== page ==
After being closed for over 25 years, Silo 5, the Old Port's emblematic building, is getting an update.
After decades of failed plans and promises, the monolithic structure, a monument to Montreal's industrial past, may finally be on its way to a major transformation. The site's owner, the Société immobilière du Canada (SIC), seems to be taking renovation plans seriously and is appealing to the public for ideas.
TL;DR The owners of the Pointe-du-Moulin, the Société immobilière du Canada (SIC), has sent out a call for submissions to revitalise the emblematic Silo 5.
A call for submissions opened this morning. Organizers of the revitalisation project hope that Silo 5 will be the center of a new, "mixed-use" district, which will revitalise that Pointe-du-Moulin district. Depending on the chosen project, it will be a place where tourist attractions, hotels, shops, and restaurants will create an energetic hub.
The evaluation stage of the project is set to take about 7 months, after which a specialised committee composed of experts in urban planning and heritage protection will review projects and make a recommendation.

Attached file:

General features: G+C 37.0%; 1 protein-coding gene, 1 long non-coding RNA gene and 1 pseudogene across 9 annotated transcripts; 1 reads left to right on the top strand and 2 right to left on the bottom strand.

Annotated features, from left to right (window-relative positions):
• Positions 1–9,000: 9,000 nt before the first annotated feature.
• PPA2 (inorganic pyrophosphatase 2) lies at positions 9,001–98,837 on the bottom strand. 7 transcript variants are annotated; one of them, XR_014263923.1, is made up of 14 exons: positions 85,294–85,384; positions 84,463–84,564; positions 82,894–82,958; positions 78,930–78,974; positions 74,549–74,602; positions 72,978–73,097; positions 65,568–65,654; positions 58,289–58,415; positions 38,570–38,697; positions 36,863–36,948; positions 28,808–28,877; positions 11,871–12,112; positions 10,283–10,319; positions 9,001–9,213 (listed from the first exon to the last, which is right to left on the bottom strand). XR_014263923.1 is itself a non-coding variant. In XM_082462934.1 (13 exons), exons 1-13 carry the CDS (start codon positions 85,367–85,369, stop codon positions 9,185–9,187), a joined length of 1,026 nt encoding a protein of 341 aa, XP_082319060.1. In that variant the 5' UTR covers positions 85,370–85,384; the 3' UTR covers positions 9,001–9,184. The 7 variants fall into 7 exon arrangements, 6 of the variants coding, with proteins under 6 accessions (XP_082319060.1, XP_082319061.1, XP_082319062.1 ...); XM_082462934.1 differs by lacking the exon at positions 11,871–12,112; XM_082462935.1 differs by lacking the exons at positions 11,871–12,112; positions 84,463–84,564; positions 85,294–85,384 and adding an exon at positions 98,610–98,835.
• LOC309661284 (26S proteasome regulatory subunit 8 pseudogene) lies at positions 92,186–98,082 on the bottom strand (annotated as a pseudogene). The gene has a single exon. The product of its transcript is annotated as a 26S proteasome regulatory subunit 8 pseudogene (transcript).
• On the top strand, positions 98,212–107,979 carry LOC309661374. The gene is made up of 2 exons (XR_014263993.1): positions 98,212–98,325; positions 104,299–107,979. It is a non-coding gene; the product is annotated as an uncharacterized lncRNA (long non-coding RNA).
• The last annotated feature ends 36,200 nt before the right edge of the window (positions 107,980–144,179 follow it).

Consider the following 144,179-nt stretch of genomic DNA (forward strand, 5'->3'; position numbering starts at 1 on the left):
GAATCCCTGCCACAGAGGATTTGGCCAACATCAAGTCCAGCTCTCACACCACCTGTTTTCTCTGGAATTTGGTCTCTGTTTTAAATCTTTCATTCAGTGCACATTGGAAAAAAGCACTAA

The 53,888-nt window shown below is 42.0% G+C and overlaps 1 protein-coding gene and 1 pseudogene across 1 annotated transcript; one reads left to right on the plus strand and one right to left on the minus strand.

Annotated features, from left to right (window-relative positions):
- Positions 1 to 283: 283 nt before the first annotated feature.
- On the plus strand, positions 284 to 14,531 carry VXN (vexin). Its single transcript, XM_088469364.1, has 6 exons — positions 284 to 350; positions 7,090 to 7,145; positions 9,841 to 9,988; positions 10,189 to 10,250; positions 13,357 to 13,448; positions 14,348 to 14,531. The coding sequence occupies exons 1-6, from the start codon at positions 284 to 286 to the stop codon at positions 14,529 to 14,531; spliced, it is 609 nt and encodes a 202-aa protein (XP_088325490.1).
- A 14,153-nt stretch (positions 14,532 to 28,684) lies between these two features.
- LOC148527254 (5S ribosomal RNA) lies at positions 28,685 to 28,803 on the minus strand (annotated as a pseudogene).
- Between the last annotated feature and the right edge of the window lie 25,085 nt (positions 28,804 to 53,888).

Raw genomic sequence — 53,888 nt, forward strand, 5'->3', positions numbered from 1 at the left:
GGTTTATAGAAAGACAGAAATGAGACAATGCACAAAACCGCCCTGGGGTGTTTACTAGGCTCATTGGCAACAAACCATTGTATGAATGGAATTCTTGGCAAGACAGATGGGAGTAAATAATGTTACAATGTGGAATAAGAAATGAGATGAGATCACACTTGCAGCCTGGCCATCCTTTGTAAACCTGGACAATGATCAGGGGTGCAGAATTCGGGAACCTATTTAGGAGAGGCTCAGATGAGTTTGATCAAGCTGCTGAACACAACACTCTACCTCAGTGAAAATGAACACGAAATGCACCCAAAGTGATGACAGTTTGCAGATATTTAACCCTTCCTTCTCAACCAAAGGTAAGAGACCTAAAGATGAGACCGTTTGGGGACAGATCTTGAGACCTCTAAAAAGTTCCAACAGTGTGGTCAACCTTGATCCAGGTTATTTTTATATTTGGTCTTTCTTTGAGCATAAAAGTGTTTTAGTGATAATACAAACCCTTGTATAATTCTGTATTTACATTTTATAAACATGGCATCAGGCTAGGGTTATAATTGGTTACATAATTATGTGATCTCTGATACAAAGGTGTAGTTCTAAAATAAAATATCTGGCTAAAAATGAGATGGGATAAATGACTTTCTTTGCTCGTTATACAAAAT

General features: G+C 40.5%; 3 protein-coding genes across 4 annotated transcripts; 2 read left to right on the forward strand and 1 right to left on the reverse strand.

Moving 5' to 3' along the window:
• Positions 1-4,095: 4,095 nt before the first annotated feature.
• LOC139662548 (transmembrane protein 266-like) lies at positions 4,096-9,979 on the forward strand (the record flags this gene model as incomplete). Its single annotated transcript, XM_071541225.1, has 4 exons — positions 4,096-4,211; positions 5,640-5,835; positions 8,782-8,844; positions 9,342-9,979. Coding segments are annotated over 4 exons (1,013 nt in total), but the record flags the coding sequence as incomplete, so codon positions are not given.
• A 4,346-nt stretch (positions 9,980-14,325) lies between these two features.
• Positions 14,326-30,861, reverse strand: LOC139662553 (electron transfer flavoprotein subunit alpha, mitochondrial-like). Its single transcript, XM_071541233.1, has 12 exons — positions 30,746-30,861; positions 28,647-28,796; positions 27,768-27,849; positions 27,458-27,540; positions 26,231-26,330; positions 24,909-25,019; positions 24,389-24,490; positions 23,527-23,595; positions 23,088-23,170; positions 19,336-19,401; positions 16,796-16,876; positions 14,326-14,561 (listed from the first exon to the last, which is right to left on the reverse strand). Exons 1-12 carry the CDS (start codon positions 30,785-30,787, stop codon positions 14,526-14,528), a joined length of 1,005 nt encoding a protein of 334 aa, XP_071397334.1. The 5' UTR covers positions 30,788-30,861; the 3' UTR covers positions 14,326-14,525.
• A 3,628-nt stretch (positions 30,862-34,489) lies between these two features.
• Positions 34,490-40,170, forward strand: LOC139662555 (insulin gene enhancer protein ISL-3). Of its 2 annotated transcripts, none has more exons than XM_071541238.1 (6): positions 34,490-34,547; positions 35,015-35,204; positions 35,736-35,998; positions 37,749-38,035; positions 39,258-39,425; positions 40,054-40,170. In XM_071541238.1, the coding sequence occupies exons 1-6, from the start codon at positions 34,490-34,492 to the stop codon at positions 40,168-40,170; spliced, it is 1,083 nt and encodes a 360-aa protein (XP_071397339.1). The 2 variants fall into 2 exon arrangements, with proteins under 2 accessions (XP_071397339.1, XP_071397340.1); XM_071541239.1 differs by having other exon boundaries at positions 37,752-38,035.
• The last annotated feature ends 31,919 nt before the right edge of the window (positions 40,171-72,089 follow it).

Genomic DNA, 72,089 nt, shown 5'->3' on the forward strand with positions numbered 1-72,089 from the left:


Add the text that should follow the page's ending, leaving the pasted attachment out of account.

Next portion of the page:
Silo 5 used to store grain, when the Old Port was a hub for commerce and industrial activity. Since its abandonment it has been the joy of "urban explorers," many of whom have filmed themselves exploring the building, usually illegally. Trespassing on the property is forbidden and potentially dangerous.
The Silo is composed of three separate builings, which are linked together by bridges. It makes up half of the Pointe-du-Moulin. Silo 5 has been up for demolition in the past, but conservation group Héritage Montréal has fought hard to preserve the landmark.
Many have entertained the idea of renovating the site, including the Musée d'Art Contemporain, but nothing concrete had every materialised. Let us hope that, this time, a proposal will be accepted.